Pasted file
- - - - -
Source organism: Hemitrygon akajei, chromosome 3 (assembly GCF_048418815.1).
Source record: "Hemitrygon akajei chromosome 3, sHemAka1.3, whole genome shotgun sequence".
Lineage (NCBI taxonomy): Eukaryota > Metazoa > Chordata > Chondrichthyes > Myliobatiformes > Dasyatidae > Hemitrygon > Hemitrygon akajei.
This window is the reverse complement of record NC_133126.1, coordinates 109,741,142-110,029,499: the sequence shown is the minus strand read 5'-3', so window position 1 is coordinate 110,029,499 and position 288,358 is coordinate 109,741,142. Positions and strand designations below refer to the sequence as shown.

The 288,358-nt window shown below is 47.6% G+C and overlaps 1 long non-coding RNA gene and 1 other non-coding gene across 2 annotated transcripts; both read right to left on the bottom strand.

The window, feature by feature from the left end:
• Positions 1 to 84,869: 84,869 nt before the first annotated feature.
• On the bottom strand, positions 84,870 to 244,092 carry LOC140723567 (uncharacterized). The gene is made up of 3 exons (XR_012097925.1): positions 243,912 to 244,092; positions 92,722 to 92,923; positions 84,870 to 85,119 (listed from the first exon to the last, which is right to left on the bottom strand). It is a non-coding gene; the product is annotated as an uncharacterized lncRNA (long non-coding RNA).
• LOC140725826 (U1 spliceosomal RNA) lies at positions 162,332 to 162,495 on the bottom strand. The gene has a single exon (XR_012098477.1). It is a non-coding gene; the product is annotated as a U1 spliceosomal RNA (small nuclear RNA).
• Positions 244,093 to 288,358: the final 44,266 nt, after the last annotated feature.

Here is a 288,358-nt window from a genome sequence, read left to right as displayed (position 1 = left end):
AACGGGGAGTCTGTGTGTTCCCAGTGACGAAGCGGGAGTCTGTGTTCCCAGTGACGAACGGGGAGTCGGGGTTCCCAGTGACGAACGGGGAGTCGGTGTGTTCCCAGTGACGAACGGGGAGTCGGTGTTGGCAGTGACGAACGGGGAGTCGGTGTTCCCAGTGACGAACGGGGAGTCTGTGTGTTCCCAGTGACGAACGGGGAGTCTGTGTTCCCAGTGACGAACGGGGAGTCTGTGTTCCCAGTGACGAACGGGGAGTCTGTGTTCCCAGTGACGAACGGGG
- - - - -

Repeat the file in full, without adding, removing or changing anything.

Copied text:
Source organism: Hemitrygon akajei, chromosome 3 (assembly GCF_048418815.1).
Source record: "Hemitrygon akajei chromosome 3, sHemAka1.3, whole genome shotgun sequence".
Lineage (NCBI taxonomy): Eukaryota > Metazoa > Chordata > Chondrichthyes > Myliobatiformes > Dasyatidae > Hemitrygon > Hemitrygon akajei.
This window is the reverse complement of record NC_133126.1, coordinates 109,741,142-110,029,499: the sequence shown is the minus strand read 5'-3', so window position 1 is coordinate 110,029,499 and position 288,358 is coordinate 109,741,142. Positions and strand designations below refer to the sequence as shown.

The 288,358-nt window shown below is 47.6% G+C and overlaps 1 long non-coding RNA gene and 1 other non-coding gene across 2 annotated transcripts; both read right to left on the bottom strand.

The window, feature by feature from the left end:
• Positions 1 to 84,869: 84,869 nt before the first annotated feature.
• On the bottom strand, positions 84,870 to 244,092 carry LOC140723567 (uncharacterized). The gene is made up of 3 exons (XR_012097925.1): positions 243,912 to 244,092; positions 92,722 to 92,923; positions 84,870 to 85,119 (listed from the first exon to the last, which is right to left on the bottom strand). It is a non-coding gene; the product is annotated as an uncharacterized lncRNA (long non-coding RNA).
• LOC140725826 (U1 spliceosomal RNA) lies at positions 162,332 to 162,495 on the bottom strand. The gene has a single exon (XR_012098477.1). It is a non-coding gene; the product is annotated as a U1 spliceosomal RNA (small nuclear RNA).
• Positions 244,093 to 288,358: the final 44,266 nt, after the last annotated feature.

Here is a 288,358-nt window from a genome sequence, read left to right as displayed (position 1 = left end):
AACGGGGAGTCTGTGTGTTCCCAGTGACGAAGCGGGAGTCTGTGTTCCCAGTGACGAACGGGGAGTCGGGGTTCCCAGTGACGAACGGGGAGTCGGTGTGTTCCCAGTGACGAACGGGGAGTCGGTGTTGGCAGTGACGAACGGGGAGTCGGTGTTCCCAGTGACGAACGGGGAGTCTGTGTGTTCCCAGTGACGAACGGGGAGTCTGTGTTCCCAGTGACGAACGGGGAGTCTGTGTTCCCAGTGACGAACGGGGAGTCTGTGTTCCCAGTGACGAACGGGG